Good soil cultivation practices are crucial to organic production, says farm manager Kelly Zhang as she shows the DCZ team around the farm’s composting site. Plant residues from the farm are combined with animal manure to be turned into compost, replenishing soil fertility and improving soil health. Some of the manure comes from Pingren Farm’s second farming operation – an organic sheep farm located in Shanxi province, where the animals are fed with organic feed and receive no antibiotics. To produce the highest-quality humus possible, the farm team have been working closely with scientists from China Agricultural University, seeking to continuously improve the composting process and humus quality.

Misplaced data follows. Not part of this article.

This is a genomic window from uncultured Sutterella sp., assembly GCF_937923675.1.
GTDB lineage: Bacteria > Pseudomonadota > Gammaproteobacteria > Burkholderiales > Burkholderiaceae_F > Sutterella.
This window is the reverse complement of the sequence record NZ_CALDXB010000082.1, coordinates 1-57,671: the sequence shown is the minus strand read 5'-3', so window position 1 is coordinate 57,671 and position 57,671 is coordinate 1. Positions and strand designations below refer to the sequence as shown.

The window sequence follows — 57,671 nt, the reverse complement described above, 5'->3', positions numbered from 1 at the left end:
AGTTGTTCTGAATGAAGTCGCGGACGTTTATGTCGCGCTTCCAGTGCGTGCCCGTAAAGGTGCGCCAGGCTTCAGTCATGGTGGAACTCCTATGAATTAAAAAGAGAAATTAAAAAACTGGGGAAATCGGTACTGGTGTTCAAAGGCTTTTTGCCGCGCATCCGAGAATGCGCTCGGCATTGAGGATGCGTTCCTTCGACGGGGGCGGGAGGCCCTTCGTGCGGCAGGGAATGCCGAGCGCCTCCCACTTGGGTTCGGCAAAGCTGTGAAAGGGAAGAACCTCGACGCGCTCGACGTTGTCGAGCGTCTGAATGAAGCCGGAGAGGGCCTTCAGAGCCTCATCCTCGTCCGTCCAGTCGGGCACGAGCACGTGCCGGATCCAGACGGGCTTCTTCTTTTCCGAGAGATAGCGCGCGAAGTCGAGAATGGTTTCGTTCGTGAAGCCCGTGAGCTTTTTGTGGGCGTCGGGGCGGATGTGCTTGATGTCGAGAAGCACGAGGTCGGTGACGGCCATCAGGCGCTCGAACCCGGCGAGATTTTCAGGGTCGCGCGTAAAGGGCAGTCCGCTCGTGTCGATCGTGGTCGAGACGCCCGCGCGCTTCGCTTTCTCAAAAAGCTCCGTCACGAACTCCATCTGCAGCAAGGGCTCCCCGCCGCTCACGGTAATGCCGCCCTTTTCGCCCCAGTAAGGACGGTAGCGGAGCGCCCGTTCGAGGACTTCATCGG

With no agrichemicals allowed, biological pest control methods play an important role, explains Xiao Mei, a China Agricultural University graduate, who has been working at Pingren Farm for five years. Simple practices such as netting provide an eco-friendly, cost-effective way of protecting crops, while “bug-eats-bug” strategies rely on beneficial insects and birds to help control pests on the farm’s plants. Several areas around the farm such as an herb garden and some “wild”, non-farmed patches help create the biodiversity that is needed for insects to maintain a natural balance.